Posted: Feb. 11, 2014


By Celia Cohen
Grapevine Political Writer

Beau Biden collected more than $1 million in political contributions in 2013.

This does not look like the conduct of a sick man. This looks like the conduct of a man who wants to be regarded as a future candidate for governor.

Not that anybody is saying. Not that anybody ever does.

It is all still supposed to be about Biden running for a third term as attorney general in 2014.

"He has not made any bones about his love of public service. At this point he has not made any decisions. He's always taken it one year at a time," said Molly Magarik, who manages Biden's political operation.

Money talks, and maybe this money is as close as Delaware is going to get to a statement about Biden's wellbeing.

It should be noted Biden continued to raise money after the mysterious medical "procedure" in August at M.D. Anderson, the renowned cancer center in Houston, and after the gala reception that was already planned for late September at the Greenville home of his father-the-vice-president.

Account Biden for A-G Beau PAC
Balance 2012      $98,797   $15,023
Contributions 2013 $1,252,042 $162,175
Expenditures 2013    $448,334 $133,036
Balance 2013    $902,505   $44,162

As a matter of fact, Biden continued to take in contributions until Dec. 31, the last day possible, for the 2013 financial disclosure reports, filed Monday with the election commissioner's office for Biden for Attorney General, his official campaign account, and for Beau PAC, his political action committee.

What a haul it was, too.

Biden brought in more than $1.2 million for the campaign and more than $162,000 for the PAC and banked nearly $1 million after expenses. The total for the campaign is particularly impressive, because the maximum individual contribution for a campaign is $1,200, while a PAC can accept unlimited amounts, although there are some restrictions on what it can pay for.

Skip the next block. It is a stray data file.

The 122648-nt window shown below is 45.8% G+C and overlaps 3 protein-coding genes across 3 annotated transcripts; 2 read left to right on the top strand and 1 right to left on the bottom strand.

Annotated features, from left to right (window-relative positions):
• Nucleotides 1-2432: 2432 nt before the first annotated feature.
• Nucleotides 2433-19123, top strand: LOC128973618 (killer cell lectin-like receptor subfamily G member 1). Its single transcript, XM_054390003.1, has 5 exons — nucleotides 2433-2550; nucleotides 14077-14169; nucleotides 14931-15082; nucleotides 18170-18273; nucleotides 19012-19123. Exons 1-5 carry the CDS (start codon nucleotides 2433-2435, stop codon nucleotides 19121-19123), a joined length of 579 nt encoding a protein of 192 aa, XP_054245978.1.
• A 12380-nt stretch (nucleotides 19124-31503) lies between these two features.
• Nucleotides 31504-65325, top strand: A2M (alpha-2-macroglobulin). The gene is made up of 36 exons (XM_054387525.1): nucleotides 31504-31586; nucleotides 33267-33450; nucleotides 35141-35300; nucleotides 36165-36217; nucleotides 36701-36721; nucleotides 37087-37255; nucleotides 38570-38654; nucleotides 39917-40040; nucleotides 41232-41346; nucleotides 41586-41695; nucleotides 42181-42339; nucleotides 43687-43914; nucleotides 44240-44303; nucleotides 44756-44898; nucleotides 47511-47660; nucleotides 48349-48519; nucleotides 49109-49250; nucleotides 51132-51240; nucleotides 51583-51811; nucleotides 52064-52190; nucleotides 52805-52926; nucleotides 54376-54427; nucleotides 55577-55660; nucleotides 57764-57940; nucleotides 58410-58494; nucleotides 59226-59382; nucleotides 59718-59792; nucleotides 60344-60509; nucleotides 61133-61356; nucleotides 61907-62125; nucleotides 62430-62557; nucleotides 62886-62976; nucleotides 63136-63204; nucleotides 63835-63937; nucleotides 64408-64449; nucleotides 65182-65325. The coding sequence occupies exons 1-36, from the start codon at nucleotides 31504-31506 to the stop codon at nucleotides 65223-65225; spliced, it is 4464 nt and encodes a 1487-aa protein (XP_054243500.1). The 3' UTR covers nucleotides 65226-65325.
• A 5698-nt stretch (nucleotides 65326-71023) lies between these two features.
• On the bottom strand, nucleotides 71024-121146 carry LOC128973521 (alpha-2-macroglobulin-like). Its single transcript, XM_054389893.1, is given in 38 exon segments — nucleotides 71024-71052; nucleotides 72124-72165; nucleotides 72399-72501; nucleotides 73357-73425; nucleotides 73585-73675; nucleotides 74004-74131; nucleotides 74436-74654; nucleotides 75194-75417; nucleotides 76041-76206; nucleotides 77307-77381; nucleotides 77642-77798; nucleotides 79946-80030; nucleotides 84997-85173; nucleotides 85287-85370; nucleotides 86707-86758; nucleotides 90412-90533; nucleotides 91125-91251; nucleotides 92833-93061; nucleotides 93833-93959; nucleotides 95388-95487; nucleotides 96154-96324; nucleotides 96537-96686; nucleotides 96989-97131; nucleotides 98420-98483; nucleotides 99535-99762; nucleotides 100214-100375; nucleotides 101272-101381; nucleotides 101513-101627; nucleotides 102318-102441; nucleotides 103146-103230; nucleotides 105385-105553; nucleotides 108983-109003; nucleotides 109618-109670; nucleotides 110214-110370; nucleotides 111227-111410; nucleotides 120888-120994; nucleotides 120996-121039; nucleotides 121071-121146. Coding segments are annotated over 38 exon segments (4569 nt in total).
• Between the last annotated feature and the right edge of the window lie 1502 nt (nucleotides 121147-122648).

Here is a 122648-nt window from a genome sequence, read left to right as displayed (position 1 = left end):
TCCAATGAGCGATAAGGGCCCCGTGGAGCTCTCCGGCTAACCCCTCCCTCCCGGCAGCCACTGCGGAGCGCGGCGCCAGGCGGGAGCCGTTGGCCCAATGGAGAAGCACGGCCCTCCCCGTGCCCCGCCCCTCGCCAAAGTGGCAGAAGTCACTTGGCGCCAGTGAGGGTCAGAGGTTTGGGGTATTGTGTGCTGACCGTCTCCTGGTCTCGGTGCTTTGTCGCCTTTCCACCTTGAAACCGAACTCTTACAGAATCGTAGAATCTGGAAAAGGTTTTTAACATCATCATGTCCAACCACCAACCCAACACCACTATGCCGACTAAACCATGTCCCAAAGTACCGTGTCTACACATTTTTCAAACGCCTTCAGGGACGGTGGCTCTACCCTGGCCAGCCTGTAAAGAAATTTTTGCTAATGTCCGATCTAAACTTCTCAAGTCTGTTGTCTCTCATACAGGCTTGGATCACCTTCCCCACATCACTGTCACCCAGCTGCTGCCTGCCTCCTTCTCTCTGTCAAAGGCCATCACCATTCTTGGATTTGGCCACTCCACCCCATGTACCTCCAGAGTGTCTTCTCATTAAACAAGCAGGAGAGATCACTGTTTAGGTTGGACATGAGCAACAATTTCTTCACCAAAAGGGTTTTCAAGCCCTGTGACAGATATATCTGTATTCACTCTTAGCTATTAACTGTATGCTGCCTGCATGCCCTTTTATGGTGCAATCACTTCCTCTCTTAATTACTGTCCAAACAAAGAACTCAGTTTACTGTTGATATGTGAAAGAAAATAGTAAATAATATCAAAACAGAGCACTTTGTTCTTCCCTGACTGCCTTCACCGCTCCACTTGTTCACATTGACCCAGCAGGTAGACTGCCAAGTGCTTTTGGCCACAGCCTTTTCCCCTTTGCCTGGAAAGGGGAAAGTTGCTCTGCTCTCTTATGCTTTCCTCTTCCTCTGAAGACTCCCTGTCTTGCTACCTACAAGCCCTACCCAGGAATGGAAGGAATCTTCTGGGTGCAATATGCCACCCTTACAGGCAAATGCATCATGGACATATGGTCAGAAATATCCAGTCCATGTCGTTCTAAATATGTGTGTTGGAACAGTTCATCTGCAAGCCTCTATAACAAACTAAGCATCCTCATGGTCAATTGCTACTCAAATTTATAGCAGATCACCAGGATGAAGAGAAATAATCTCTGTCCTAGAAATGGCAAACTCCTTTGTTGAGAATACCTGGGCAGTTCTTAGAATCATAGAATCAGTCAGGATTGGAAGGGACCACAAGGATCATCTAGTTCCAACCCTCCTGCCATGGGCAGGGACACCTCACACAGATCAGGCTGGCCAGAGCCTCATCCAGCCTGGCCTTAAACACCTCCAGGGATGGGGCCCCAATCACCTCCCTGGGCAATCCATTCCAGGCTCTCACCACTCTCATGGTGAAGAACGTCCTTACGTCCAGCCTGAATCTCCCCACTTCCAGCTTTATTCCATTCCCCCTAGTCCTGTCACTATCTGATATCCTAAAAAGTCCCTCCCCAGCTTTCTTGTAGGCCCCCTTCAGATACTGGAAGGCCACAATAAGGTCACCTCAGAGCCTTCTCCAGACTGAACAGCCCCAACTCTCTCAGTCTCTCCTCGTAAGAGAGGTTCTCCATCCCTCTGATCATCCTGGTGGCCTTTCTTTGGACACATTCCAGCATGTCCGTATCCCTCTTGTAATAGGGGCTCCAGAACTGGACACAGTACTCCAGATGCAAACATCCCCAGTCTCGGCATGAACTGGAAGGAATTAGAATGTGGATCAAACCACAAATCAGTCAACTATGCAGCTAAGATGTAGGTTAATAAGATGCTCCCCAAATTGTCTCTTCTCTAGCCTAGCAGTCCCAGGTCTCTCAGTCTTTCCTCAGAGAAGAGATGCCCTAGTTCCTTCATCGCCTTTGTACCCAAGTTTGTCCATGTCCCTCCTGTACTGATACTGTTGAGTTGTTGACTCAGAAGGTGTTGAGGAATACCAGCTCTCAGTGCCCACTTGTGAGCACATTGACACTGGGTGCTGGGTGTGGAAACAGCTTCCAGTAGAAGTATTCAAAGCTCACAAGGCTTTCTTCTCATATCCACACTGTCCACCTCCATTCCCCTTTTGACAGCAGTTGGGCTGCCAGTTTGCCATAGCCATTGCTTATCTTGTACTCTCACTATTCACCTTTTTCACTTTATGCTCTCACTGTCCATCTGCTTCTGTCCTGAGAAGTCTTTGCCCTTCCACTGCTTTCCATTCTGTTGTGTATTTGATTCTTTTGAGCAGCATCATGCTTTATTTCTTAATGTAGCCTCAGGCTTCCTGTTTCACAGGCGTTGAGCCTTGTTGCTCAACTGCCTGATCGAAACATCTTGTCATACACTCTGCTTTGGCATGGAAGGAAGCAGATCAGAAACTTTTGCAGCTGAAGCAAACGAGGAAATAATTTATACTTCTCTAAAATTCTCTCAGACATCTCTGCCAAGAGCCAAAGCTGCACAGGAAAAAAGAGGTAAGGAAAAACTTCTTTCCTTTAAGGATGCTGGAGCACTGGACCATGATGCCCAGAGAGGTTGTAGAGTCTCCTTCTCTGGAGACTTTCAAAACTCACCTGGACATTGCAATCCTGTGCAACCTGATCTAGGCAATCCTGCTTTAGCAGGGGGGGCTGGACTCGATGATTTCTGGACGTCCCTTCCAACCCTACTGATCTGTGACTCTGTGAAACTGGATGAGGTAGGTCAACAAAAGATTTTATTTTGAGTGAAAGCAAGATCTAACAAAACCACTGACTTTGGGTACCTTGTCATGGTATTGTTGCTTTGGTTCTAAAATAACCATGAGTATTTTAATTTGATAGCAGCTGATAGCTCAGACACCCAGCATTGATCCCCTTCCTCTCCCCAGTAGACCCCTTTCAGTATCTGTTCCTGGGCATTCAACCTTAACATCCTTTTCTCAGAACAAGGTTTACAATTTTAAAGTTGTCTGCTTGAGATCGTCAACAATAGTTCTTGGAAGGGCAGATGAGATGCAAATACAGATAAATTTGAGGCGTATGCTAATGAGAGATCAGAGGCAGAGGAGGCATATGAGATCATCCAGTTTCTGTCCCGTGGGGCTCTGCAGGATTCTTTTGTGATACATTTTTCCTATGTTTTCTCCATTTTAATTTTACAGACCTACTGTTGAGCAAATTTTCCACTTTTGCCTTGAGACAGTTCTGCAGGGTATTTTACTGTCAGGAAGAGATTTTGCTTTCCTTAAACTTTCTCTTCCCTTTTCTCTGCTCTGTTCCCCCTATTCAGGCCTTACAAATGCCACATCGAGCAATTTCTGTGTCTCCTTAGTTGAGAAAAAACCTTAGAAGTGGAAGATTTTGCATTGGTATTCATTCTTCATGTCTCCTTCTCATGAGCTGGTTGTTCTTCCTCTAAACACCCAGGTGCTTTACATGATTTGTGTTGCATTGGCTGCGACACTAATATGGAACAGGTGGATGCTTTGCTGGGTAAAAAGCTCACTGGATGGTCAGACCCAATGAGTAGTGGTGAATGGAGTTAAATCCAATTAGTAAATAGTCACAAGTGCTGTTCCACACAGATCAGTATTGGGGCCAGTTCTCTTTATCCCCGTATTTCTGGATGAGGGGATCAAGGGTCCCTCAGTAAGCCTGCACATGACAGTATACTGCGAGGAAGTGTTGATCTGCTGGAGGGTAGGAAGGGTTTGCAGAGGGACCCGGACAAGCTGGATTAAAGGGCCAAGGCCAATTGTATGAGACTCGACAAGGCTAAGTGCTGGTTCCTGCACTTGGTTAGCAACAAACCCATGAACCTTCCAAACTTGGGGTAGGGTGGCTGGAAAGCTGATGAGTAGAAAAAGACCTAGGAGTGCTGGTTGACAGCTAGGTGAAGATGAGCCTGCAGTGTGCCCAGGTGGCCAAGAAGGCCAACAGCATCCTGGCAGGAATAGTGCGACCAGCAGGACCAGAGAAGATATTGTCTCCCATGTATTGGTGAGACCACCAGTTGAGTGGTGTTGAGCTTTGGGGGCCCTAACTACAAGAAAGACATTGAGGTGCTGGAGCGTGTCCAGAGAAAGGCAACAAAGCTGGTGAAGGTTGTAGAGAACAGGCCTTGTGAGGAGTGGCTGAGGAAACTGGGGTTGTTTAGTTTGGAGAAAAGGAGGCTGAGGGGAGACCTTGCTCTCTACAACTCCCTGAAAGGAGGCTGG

All this, and Biden has yet to draw a Republican opponent. He never did get one in 2010.

Money poured in from all over. From Luci Baines Johnson, LBJ's daughter. From former Senate colleagues of Joe Biden's, like Chris Dodd, a Democratic ex-senator from Connecticut, and Alfonse D'Amato, a Republican ex-senator from New York. From Ellen Kullman, the CEO of DuPont. All of them maxed out to the campaign at $1,200.

Even the dead did not want to be left out. The estate of Joe Jackewicz, who was a potato farmer from Magnolia, gave $1,200. Politics is full of stories of cemeteries voting, but contributing takes it to a whole new level.

There were also contributions from du Pont family members. Although the family is known for its longstanding ties to the Republicans -- Charlie Copeland, the state chair, and Laird Stabler, the national committeeman, are both du Ponts -- the party here is just too depleted to hold much sway, and the nature of money is to find its own way. Wealth chases power, and power chases money.

Contributions related to the du Ponts ranged up to $10,000, like the one from Tanya Copeland, the well-known arts patron who is the great-niece of Sergei Rachmaninoff and married into the family.

Copeland sat on the host committee for the reception at the vice president's house and split her contribution with $1,200 going to the campaign and $8,800 to the PAC for a total of $10,000. This was the plan.

"We tried to get hosts to write or raise $10,000," Magarik said.

Biden's political operation was so flush, it could turn the old biblical saying on its head. As ye receive, so shall ye give.

The PAC was particularly generous to other Democrats. The state party came away with $12,000.

It was not a coincidence that the fund raising took off with the hiring of Josh Alcorn last February. He was a bit player in the campaign for attorney general in 2006, went to Iowa for Joe Biden's short-lived presidential bid for 2008, and then signed on as the finance director for Harry Reid, the Senate's Democratic majority leader. Family ties brought him back to the area and to Beau Biden.

"Josh just clearly set the world on fire. It was the combination of Josh's organization and Beau. It was honestly very humbling to have that much support from so many folks, particularly in a non-election year," Magarik said.

All that money, and yet something is missing. How about a penny for Beau Biden's thoughts on how fit he is for this office and beyond?